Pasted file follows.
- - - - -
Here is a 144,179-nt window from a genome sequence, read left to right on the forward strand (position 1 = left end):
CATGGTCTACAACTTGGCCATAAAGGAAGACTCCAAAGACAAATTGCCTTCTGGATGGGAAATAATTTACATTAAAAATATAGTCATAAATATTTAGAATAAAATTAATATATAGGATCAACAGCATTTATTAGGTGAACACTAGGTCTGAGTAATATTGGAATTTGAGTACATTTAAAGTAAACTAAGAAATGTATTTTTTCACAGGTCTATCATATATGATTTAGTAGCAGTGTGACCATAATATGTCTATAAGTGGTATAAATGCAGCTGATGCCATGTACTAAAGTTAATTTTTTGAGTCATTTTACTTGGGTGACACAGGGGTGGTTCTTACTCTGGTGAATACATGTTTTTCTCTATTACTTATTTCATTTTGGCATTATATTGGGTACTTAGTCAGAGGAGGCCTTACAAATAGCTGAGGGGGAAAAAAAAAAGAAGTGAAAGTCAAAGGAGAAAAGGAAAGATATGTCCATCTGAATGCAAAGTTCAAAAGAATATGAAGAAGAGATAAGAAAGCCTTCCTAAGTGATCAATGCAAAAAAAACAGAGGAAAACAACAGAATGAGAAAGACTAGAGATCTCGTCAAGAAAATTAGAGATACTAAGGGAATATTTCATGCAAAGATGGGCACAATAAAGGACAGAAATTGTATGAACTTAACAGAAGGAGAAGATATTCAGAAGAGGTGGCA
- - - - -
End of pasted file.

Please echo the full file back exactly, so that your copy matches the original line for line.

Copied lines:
Here is a 144,179-nt window from a genome sequence, read left to right on the forward strand (position 1 = left end):
CATGGTCTACAACTTGGCCATAAAGGAAGACTCCAAAGACAAATTGCCTTCTGGATGGGAAATAATTTACATTAAAAATATAGTCATAAATATTTAGAATAAAATTAATATATAGGATCAACAGCATTTATTAGGTGAACACTAGGTCTGAGTAATATTGGAATTTGAGTACATTTAAAGTAAACTAAGAAATGTATTTTTTCACAGGTCTATCATATATGATTTAGTAGCAGTGTGACCATAATATGTCTATAAGTGGTATAAATGCAGCTGATGCCATGTACTAAAGTTAATTTTTTGAGTCATTTTACTTGGGTGACACAGGGGTGGTTCTTACTCTGGTGAATACATGTTTTTCTCTATTACTTATTTCATTTTGGCATTATATTGGGTACTTAGTCAGAGGAGGCCTTACAAATAGCTGAGGGGGAAAAAAAAAAGAAGTGAAAGTCAAAGGAGAAAAGGAAAGATATGTCCATCTGAATGCAAAGTTCAAAAGAATATGAAGAAGAGATAAGAAAGCCTTCCTAAGTGATCAATGCAAAAAAAACAGAGGAAAACAACAGAATGAGAAAGACTAGAGATCTCGTCAAGAAAATTAGAGATACTAAGGGAATATTTCATGCAAAGATGGGCACAATAAAGGACAGAAATTGTATGAACTTAACAGAAGGAGAAGATATTCAGAAGAGGTGGCA